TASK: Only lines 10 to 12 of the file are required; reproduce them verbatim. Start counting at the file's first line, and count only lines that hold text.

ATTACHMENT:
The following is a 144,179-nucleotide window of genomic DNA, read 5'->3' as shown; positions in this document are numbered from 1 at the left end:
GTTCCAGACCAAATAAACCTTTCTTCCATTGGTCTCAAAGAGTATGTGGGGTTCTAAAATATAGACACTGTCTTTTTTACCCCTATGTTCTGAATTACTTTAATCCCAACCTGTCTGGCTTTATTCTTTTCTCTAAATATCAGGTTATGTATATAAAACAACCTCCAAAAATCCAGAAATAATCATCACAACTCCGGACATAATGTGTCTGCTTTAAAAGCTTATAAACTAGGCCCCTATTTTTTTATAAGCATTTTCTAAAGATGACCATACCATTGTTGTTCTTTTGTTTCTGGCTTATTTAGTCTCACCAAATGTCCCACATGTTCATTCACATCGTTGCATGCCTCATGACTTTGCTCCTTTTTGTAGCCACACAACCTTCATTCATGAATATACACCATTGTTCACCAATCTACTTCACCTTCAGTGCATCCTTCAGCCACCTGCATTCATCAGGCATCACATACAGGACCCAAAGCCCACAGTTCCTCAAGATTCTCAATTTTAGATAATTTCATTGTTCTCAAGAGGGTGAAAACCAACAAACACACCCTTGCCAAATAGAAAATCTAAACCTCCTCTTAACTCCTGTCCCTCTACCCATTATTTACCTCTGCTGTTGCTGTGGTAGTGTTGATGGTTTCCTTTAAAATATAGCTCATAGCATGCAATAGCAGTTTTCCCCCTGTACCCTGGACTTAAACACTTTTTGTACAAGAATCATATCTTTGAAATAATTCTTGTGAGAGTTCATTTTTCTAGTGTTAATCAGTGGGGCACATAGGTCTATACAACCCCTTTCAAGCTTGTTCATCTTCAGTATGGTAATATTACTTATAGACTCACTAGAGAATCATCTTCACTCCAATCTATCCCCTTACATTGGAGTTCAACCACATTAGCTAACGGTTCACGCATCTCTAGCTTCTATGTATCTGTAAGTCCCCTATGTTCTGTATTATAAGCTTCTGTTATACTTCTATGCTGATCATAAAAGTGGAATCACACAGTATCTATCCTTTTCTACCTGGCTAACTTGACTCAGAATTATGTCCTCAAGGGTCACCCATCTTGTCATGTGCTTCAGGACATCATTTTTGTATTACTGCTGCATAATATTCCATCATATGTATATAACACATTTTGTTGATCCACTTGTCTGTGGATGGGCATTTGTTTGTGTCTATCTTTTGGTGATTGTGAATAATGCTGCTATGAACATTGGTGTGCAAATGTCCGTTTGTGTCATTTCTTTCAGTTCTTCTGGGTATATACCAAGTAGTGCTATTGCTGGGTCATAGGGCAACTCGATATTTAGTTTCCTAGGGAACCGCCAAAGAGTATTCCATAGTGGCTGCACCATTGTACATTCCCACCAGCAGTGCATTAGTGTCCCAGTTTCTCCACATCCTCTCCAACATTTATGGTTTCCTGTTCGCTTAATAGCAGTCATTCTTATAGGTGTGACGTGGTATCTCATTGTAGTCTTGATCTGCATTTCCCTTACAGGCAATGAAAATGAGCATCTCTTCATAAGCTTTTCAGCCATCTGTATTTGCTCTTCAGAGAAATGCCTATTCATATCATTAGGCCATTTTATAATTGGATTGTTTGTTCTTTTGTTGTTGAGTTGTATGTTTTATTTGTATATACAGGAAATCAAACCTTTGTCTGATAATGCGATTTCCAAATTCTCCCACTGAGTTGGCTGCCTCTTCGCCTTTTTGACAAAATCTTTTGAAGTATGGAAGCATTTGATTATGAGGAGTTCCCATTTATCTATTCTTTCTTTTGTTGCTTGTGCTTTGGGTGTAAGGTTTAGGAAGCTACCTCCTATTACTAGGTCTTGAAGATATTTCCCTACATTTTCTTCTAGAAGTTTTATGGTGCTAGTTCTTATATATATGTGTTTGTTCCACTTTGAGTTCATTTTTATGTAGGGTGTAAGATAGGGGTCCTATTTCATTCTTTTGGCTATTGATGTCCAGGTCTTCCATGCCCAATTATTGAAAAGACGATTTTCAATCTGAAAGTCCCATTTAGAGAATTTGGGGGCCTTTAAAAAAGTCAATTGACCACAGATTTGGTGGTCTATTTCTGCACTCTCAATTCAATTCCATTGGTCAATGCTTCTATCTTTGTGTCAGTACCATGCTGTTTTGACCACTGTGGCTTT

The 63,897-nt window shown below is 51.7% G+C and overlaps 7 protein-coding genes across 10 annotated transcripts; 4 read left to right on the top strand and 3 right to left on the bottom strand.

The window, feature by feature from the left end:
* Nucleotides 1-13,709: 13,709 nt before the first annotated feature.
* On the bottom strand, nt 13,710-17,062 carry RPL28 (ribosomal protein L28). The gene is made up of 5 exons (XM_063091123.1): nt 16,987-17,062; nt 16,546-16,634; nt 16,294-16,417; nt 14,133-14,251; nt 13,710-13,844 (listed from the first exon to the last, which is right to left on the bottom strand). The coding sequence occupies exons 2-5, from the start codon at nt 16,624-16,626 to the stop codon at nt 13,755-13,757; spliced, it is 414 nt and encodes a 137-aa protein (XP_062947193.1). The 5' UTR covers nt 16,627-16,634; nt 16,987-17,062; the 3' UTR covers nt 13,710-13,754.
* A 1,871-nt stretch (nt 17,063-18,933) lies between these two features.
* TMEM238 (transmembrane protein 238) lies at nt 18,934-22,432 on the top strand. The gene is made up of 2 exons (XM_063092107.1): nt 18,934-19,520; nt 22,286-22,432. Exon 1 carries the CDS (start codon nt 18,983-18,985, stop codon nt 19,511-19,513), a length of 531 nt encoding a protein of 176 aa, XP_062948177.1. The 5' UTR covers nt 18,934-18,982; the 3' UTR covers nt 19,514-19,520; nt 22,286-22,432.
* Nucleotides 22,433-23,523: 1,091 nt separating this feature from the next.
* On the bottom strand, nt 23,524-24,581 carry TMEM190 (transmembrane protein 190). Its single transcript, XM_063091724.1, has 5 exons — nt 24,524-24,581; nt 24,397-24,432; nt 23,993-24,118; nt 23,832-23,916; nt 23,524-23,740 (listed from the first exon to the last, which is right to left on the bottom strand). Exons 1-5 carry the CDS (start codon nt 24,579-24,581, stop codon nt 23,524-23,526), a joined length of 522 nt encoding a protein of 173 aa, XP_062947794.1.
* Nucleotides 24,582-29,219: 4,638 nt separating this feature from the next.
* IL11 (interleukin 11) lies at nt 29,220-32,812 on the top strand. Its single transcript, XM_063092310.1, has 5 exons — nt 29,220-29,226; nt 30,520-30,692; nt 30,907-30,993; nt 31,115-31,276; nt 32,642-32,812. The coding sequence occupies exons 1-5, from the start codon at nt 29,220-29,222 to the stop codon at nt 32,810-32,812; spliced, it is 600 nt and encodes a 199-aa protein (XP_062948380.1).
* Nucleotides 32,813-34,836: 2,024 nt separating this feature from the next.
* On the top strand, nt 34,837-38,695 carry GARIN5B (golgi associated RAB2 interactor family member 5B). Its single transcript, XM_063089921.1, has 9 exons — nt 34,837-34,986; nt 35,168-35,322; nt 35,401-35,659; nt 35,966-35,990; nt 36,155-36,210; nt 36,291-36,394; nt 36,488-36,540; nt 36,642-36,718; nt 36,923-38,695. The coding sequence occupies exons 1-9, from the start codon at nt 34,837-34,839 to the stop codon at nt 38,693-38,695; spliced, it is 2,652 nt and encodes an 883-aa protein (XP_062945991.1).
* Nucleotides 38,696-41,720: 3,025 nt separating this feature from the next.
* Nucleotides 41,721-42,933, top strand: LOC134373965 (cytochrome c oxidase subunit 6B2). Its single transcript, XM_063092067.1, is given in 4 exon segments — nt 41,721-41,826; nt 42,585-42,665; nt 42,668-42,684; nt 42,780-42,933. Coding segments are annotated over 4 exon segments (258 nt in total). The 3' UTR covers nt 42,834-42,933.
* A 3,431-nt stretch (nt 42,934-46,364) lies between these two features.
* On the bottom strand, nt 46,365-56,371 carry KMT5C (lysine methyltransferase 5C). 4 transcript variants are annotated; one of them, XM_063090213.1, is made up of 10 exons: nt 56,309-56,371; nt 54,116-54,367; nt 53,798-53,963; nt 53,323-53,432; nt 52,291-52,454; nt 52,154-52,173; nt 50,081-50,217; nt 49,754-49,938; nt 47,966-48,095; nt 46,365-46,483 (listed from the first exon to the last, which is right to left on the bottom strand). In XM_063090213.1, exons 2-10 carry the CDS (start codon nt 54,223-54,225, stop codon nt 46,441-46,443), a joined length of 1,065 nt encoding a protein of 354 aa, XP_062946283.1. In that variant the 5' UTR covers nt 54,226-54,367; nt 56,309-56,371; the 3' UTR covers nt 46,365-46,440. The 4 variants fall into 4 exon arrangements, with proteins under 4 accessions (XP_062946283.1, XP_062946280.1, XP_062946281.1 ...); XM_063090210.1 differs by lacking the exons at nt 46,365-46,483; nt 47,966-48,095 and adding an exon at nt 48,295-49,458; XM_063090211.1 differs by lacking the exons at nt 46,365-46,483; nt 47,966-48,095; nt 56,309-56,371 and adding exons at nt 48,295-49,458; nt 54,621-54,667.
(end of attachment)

* On the bottom strand, nt 23,524-24,581 carry TMEM190 (transmembrane protein 190). Its single transcript, XM_063091724.1, has 5 exons — nt 24,524-24,581; nt 24,397-24,432; nt 23,993-24,118; nt 23,832-23,916; nt 23,524-23,740 (listed from the first exon to the last, which is right to left on the bottom strand). Exons 1-5 carry the CDS (start codon nt 24,579-24,581, stop codon nt 23,524-23,526), a joined length of 522 nt encoding a protein of 173 aa, XP_062947794.1.
* Nucleotides 24,582-29,219: 4,638 nt separating this feature from the next.
* IL11 (interleukin 11) lies at nt 29,220-32,812 on the top strand. Its single transcript, XM_063092310.1, has 5 exons — nt 29,220-29,226; nt 30,520-30,692; nt 30,907-30,993; nt 31,115-31,276; nt 32,642-32,812. The coding sequence occupies exons 1-5, from the start codon at nt 29,220-29,222 to the stop codon at nt 32,810-32,812; spliced, it is 600 nt and encodes a 199-aa protein (XP_062948380.1).